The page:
- There's no capo in that chord diagram.
- It's not a C#m7 chord, it is a C#m7 flat five, which makes it an Em6 with C# in the bass. It says "b5" in parentheses. For the life of me I cannot understand why anyone would write it in smaller text and in parentheses, because the flat five makes all the difference and changes the whole meaning of the chord. If it was just C#m7, it would correspond to an E major chord, but now it's an E minor, totally different.
Here's a fixed version:
"Educated" jazz snobs dislike writing Em6/C#, but once again we see that beginners do not even see the "b5", let alone understand what it means. Em/C# or even just plain Em would retain the original meaning better and do less damage than C#m7 without flattening the fifth. Depending on the melody a C#m7 can sometimes work, but it also changes the mood.
The subject asks about construction, so here are the components of the chord. On the upper strings there's an E minor triad E, G, B, and then there's C# in the bass.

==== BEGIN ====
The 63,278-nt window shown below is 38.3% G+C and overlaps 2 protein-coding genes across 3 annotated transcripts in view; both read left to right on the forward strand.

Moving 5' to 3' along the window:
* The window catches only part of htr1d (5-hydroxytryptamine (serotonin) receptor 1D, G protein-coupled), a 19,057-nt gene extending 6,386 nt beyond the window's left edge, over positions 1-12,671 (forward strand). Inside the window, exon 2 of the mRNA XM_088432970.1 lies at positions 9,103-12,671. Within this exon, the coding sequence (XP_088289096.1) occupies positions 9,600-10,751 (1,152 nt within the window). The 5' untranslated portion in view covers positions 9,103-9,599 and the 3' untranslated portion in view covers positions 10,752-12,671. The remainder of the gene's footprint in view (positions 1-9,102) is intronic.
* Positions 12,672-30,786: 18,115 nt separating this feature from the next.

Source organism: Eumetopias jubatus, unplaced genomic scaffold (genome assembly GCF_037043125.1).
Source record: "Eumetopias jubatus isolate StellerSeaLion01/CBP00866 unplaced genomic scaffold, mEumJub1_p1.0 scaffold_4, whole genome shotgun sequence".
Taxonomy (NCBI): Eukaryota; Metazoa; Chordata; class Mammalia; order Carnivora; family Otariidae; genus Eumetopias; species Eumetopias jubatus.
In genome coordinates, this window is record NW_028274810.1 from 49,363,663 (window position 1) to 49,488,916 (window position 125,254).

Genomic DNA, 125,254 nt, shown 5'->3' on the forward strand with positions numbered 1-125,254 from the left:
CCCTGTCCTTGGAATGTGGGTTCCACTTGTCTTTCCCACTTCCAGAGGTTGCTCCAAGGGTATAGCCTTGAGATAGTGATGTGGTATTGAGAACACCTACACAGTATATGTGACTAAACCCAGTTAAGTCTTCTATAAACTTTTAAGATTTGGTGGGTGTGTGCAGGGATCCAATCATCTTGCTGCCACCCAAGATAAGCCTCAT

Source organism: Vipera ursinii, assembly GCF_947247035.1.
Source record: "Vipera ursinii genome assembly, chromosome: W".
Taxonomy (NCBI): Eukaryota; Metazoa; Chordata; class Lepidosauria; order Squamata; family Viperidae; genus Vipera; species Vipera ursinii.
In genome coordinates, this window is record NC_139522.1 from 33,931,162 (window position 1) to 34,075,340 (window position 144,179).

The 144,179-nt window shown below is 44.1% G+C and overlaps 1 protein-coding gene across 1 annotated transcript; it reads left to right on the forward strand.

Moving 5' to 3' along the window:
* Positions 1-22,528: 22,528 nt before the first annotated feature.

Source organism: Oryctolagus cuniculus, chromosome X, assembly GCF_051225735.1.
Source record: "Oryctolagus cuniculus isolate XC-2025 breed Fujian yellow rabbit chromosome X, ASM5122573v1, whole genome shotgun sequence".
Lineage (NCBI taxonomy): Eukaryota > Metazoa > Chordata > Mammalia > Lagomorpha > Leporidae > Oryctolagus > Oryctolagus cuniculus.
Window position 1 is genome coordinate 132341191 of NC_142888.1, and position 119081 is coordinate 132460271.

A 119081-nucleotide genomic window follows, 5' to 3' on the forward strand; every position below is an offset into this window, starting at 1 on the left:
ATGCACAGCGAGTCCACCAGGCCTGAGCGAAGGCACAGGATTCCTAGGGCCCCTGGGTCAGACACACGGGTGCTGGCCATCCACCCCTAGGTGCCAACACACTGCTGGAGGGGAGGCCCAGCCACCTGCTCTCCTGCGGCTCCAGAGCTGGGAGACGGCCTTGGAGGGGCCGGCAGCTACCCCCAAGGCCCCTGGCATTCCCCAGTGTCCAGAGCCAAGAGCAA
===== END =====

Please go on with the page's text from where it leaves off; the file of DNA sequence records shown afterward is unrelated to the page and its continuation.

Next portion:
If we compare this to a regular C#m7 without the flat five (following a similar voicing), we see that now there's an E major triad E, G#, B, and the C# in the bass.
At the same time, there's another perspective to see C#m7-5: there's a C# diminished ("C#m-5" or flat five), and there's an added seventh
And finally, here's a different voicing for the same chord. I think this is not only easier to play, but it sounds nicer as well:
The only downside with this is, the Em shape isn't so clearly visible.
For completeness, maybe I should add that there are many different ways to write a half-diminished seventh chord as a chord symbol, e.g. C#m7-5 or C#m7♭5 or with a circle Cø7 or Cø. See https://en.wikipedia.org/wiki/Half-diminished_seventh_chord#Chord_symbols_and_terminology